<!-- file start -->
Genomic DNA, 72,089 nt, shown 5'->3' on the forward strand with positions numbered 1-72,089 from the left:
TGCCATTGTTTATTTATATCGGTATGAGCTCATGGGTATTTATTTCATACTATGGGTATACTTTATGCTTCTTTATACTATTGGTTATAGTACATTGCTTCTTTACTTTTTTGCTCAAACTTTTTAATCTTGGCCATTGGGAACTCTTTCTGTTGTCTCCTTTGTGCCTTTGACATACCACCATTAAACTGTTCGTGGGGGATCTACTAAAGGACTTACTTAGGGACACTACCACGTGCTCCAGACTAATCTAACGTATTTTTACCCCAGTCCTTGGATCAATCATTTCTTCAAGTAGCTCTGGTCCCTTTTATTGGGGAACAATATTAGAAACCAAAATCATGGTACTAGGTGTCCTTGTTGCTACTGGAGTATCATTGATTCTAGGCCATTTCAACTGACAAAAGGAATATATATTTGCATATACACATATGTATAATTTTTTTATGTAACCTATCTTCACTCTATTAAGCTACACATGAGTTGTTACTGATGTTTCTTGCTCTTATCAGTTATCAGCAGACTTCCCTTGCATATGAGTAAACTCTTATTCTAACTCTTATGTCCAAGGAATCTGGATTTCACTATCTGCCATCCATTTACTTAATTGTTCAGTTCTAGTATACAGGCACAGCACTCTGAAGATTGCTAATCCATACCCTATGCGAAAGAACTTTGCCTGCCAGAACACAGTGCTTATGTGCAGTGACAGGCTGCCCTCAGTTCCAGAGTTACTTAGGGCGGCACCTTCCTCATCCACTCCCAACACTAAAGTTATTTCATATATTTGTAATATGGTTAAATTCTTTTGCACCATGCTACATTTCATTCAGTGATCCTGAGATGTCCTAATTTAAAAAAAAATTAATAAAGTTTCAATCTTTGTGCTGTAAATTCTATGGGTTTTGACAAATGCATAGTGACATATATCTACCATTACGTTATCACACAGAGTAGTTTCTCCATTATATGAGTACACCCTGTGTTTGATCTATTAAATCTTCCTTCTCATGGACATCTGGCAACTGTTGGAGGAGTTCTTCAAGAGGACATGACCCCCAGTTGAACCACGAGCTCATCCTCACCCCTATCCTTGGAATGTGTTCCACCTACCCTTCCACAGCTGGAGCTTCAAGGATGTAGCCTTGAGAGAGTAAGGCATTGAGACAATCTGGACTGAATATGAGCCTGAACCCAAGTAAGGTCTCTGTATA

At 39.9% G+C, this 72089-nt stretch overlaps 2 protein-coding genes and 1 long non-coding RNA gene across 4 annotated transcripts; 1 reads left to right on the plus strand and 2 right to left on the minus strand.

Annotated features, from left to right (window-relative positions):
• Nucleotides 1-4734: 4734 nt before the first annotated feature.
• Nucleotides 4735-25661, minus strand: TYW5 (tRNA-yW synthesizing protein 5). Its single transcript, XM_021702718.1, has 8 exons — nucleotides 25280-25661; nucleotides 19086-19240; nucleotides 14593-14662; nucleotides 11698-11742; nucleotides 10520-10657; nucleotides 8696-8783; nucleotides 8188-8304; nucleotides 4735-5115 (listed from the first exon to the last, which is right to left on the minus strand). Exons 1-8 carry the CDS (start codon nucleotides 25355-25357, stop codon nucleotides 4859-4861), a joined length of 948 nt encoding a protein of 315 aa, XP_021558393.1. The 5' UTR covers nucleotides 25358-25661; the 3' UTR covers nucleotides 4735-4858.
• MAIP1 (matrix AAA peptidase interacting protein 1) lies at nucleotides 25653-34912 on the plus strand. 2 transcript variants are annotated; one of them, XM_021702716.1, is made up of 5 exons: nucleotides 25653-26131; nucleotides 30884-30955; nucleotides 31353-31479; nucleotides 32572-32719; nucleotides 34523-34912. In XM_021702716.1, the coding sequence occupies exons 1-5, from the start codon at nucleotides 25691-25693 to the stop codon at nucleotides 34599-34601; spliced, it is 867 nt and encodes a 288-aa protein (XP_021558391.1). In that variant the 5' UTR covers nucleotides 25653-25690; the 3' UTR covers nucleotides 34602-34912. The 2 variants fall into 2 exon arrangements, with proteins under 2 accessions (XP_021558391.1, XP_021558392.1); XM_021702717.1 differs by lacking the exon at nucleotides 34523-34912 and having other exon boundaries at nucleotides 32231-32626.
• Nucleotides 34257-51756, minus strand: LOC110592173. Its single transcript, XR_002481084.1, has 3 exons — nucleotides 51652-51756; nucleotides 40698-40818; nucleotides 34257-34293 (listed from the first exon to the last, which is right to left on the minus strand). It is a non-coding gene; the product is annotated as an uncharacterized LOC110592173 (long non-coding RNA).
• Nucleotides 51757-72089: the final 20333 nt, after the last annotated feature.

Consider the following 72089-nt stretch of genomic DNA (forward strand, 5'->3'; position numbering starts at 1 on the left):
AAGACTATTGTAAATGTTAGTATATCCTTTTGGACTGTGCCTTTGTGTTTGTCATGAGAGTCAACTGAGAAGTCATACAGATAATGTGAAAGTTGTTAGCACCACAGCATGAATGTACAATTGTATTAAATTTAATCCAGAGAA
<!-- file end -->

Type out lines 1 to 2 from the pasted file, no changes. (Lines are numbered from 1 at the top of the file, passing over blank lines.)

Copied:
Genomic DNA, 72,089 nt, shown 5'->3' on the forward strand with positions numbered 1-72,089 from the left:
TGCCATTGTTTATTTATATCGGTATGAGCTCATGGGTATTTATTTCATACTATGGGTATACTTTATGCTTCTTTATACTATTGGTTATAGTACATTGCTTCTTTACTTTTTTGCTCAAACTTTTTAATCTTGGCCATTGGGAACTCTTTCTGTTGTCTCCTTTGTGCCTTTGACATACCACCATTAAACTGTTCGTGGGGGATCTACTAAAGGACTTACTTAGGGACACTACCACGTGCTCCAGACTAATCTAACGTATTTTTACCCCAGTCCTTGGATCAATCATTTCTTCAAGTAGCTCTGGTCCCTTTTATTGGGGAACAATATTAGAAACCAAAATCATGGTACTAGGTGTCCTTGTTGCTACTGGAGTATCATTGATTCTAGGCCATTTCAACTGACAAAAGGAATATATATTTGCATATACACATATGTATAATTTTTTTATGTAACCTATCTTCACTCTATTAAGCTACACATGAGTTGTTACTGATGTTTCTTGCTCTTATCAGTTATCAGCAGACTTCCCTTGCATATGAGTAAACTCTTATTCTAACTCTTATGTCCAAGGAATCTGGATTTCACTATCTGCCATCCATTTACTTAATTGTTCAGTTCTAGTATACAGGCACAGCACTCTGAAGATTGCTAATCCATACCCTATGCGAAAGAACTTTGCCTGCCAGAACACAGTGCTTATGTGCAGTGACAGGCTGCCCTCAGTTCCAGAGTTACTTAGGGCGGCACCTTCCTCATCCACTCCCAACACTAAAGTTATTTCATATATTTGTAATATGGTTAAATTCTTTTGCACCATGCTACATTTCATTCAGTGATCCTGAGATGTCCTAATTTAAAAAAAAATTAATAAAGTTTCAATCTTTGTGCTGTAAATTCTATGGGTTTTGACAAATGCATAGTGACATATATCTACCATTACGTTATCACACAGAGTAGTTTCTCCATTATATGAGTACACCCTGTGTTTGATCTATTAAATCTTCCTTCTCATGGACATCTGGCAACTGTTGGAGGAGTTCTTCAAGAGGACATGACCCCCAGTTGAACCACGAGCTCATCCTCACCCCTATCCTTGGAATGTGTTCCACCTACCCTTCCACAGCTGGAGCTTCAAGGATGTAGCCTTGAGAGAGTAAGGCATTGAGACAATCTGGACTGAATATGAGCCTGAACCCAAGTAAGGTCTCTGTATA